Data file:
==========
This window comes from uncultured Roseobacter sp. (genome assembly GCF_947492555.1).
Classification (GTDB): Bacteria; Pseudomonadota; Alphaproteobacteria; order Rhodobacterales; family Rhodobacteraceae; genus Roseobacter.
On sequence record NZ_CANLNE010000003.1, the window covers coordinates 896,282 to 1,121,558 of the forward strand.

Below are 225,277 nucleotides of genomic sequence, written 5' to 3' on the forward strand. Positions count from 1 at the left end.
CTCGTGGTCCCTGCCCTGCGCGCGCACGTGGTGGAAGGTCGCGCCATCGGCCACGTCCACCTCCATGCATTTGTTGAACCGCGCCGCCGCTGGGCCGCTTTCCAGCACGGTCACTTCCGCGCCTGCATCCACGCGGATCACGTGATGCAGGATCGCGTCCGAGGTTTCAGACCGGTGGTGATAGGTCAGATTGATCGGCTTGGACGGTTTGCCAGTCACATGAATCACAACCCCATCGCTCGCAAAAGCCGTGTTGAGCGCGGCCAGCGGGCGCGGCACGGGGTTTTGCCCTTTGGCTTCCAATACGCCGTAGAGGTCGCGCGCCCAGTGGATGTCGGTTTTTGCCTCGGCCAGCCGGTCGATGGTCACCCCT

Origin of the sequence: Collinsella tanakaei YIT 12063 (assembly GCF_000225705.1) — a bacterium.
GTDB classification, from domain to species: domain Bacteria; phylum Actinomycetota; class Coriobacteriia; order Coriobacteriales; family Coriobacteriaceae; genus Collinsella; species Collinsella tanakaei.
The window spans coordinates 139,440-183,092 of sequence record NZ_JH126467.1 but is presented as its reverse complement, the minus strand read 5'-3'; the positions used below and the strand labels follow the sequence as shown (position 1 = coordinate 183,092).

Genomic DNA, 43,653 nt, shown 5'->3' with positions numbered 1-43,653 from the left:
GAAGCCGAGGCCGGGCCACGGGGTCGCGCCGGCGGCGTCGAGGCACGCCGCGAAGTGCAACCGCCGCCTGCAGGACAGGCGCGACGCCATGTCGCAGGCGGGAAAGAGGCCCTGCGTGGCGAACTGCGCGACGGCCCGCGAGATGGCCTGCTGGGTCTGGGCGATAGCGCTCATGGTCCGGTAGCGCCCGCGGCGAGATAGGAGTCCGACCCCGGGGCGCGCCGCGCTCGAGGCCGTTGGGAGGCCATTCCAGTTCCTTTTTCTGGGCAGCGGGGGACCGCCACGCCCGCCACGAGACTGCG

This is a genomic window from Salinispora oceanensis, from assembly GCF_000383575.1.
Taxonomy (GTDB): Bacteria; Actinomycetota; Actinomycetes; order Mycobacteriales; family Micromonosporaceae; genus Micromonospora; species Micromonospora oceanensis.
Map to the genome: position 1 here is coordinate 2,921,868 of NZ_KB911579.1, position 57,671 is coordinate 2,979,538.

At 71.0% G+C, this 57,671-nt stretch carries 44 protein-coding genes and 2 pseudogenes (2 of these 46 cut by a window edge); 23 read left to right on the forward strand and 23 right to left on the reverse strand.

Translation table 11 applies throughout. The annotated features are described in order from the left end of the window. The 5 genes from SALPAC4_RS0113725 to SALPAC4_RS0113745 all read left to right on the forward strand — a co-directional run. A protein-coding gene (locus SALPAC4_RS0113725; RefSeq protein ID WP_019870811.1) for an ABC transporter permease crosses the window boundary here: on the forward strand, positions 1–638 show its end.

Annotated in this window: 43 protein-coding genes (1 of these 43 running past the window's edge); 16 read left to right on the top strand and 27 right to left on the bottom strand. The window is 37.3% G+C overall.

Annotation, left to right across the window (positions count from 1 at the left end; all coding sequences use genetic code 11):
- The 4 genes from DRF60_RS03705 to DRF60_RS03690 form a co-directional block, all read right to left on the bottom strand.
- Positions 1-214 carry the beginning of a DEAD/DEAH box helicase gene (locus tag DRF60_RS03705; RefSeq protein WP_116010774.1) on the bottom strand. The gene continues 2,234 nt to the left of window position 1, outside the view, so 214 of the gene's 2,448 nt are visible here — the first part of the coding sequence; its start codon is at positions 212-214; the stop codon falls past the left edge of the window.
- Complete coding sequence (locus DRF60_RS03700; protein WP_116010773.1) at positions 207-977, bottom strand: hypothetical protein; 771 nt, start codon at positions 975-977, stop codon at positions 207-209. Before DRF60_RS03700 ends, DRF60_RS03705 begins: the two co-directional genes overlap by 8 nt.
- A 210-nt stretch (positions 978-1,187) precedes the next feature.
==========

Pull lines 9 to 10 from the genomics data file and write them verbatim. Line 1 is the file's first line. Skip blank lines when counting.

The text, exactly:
Genomic DNA, 43,653 nt, shown 5'->3' with positions numbered 1-43,653 from the left:
GAAGCCGAGGCCGGGCCACGGGGTCGCGCCGGCGGCGTCGAGGCACGCCGCGAAGTGCAACCGCCGCCTGCAGGACAGGCGCGACGCCATGTCGCAGGCGGGAAAGAGGCCCTGCGTGGCGAACTGCGCGACGGCCCGCGAGATGGCCTGCTGGGTCTGGGCGATAGCGCTCATGGTCCGGTAGCGCCCGCGGCGAGATAGGAGTCCGACCCCGGGGCGCGCCGCGCTCGAGGCCGTTGGGAGGCCATTCCAGTTCCTTTTTCTGGGCAGCGGGGGACCGCCACGCCCGCCACGAGACTGCG